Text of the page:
Sunday, June 24, 2018

Zen and the Art of Bush Removal

When Ms. Rivers and I purchased our current home, along with four bedrooms and one and a half (soon to be two and a half) bathrooms we also got about 60 or so feet of hedges.  Now I thoroughly enjoy yard work, so I thought nothing of keeping the row of edges neatly chopped.  As the years worn on though, bush removal became a thing.

First, there were the rather straggly looking bushes by our Maple tree, toward the back of the property.  The more I looked at them, the more it became apparent they did nothing for anyone.  So off they went.  In that particular case, "off" meant cutting them off to about a foot off the ground then using a pickaxe (technically, I used a Mattock) to dig the roots out.  Sweaty, buggy and incredibly dirty describes the basic process.  I took me about three weeks to take out about 20 feet of disjointed shrubbery.

After that, we basically left a fairly healthy section of hedges intact. 

Then came the realization that having about 40 feet of hedges that were against a 6-foot high privacy fence (belonging to the neighbors) just looked rather stupid.  What to do?  Two words:  Truck + Chains.

Most of the 40 feet of remaining hedge were pulled out by me using a long chain connected to the hitch of my Chevy Silverado.  It's an interesting process to watch.  While it's also a fairly dirty affair, it requires far less effort than slamming away on deep roots using a Mattock.  I'll also cop to the fact that it's, well, kind of fun pulling things out using the truck.  That's the 2.3% of my genetic make-up that "23 and Me" says hails from a not so far off land called "Redneck".

A portion, by the way, of the hedges could not be pulled out via Silverado due to other things being in the way.  That will need to be dug up the old-fashioned way, using grime and determination.  I'm not looking forward to it.

Replacing the hedges will be a series of perennial flowering plants, about 2/3rds of which have yet to be purchased.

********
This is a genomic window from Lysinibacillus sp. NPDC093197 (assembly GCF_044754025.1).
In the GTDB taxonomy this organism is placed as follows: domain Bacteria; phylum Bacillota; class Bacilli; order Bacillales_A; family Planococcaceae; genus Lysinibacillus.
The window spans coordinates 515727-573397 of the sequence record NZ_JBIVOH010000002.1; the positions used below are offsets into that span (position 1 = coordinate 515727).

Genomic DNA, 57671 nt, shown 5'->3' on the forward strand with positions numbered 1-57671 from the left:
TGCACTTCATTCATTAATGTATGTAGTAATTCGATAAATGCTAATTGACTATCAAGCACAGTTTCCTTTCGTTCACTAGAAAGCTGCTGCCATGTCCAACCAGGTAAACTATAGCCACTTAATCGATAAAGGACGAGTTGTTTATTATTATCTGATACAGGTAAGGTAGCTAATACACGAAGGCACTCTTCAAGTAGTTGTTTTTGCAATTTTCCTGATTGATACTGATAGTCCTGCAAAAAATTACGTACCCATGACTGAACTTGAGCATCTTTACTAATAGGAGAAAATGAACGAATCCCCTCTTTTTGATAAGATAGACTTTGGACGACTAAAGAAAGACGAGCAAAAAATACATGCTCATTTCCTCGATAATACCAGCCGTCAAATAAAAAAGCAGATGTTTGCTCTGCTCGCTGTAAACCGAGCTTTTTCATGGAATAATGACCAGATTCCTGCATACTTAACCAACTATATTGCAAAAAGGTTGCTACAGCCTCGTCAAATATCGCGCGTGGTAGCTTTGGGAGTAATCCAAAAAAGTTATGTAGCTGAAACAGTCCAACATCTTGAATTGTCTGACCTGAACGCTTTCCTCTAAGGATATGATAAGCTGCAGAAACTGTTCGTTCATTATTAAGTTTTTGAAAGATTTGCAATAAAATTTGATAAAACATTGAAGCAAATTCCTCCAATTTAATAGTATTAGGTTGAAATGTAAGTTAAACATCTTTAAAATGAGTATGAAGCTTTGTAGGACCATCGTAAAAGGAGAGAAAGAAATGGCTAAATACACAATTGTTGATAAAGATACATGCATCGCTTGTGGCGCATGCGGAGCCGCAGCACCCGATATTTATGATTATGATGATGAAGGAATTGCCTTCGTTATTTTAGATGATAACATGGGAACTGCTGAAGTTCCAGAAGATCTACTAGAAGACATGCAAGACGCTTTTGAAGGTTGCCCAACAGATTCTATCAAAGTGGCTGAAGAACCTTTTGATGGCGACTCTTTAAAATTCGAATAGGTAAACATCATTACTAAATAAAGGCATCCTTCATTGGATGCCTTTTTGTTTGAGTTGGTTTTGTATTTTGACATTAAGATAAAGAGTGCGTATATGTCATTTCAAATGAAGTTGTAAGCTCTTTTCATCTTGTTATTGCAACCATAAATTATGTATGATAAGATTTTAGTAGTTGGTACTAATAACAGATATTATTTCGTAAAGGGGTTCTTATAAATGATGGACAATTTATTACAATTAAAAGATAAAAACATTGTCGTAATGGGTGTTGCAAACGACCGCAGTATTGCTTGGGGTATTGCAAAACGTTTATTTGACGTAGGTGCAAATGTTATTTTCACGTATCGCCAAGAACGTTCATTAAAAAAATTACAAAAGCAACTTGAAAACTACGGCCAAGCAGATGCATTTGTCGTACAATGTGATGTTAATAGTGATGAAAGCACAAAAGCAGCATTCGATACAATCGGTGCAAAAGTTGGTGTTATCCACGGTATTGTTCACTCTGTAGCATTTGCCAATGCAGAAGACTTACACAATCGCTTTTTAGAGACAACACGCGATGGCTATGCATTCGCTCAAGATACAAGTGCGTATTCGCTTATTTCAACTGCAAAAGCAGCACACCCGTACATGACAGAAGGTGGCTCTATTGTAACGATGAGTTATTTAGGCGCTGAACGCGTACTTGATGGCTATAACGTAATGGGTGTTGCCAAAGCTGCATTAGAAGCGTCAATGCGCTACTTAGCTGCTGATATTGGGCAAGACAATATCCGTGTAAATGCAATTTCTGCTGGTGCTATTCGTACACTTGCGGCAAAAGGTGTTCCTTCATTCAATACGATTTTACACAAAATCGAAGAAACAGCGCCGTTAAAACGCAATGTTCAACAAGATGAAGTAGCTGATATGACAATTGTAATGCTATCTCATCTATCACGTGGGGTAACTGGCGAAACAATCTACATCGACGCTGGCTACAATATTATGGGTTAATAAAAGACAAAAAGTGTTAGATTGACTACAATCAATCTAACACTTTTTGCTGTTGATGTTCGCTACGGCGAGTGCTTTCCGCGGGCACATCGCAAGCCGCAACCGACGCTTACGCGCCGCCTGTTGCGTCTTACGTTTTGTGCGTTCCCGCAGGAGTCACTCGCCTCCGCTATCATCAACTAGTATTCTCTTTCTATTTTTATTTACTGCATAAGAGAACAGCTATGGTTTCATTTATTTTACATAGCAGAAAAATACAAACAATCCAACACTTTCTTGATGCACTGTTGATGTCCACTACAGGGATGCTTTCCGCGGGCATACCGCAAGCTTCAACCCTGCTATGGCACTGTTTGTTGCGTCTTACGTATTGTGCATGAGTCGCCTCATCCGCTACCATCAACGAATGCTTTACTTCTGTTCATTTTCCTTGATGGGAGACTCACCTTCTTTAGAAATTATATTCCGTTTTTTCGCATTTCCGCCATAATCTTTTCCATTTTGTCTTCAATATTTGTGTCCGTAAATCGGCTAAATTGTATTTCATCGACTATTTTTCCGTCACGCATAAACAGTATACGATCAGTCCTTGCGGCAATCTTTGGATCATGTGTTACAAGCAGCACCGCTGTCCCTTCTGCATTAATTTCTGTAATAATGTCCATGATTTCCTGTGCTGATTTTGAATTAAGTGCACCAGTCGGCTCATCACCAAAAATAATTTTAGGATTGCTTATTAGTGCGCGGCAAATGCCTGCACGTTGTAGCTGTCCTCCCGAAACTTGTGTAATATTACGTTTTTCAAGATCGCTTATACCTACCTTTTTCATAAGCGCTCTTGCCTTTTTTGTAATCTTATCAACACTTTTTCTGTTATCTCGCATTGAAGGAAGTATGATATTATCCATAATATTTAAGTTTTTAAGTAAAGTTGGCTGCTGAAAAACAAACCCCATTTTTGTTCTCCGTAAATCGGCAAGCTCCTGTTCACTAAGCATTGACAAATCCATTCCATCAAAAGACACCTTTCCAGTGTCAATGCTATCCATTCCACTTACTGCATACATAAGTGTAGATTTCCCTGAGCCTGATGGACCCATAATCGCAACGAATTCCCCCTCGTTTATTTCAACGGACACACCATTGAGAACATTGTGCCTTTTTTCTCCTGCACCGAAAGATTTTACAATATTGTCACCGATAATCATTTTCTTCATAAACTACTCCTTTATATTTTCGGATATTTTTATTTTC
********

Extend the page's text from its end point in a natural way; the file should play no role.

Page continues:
I know, most of what's written above is, well, kind of stupid.  Maybe mildly amusing (the "Redneck" part) at best.  But in an odd sort of way, it's a good backhanded way to describing myself.  I always have to be tinkering with something.  I always need some kind of project in my life, the accomplishment of which is almost always far less interesting than the effort.  It's as if I just can't actually seem to take a weekend and do nothing.  If I did, well, I suspect I'd end up feeling guilty or some similar thought.

Maybe one day my body will simply give out on me, forcing a rest.  I already know I don't have the stamina I once had, even five years ago.  Then I have arthritis in my feet to contend with.  Oh, and let's not forget the fact that flying bugs seem to love me more than my wife and children combined.  Hence, by the way, the newly purchased bug hat...
...which is a great concept, but flawed in the sense that it basically turns your head into a slightly ventilated sweat-steam sauna.  Emphasis on "slightly".  But it does keep the bugs away.

On a final note, I keep thinking that I should write more about politics, after all, someone needs to (since Gort doesn't write much and Andy Palumbo prefers posts about Marywood and Cats).  However, every time I think about it I simply get disgusted.  The President doesn't have supporters...at this stage he has believers...and that's more sad than interesting.  Try arguing religion with a Mormon missionary and you'll know what I mean.  On a local level, there are just so many times you can write about the incompetence and the Scranton School District, and Scranton Mayor Courtright actually seems to be doing a decent job (Tom Borthwick paid me $5 to write that...just kidding...).  Maybe the fun will come back one day...when my feet really give out on me and I don't have anything else to do.



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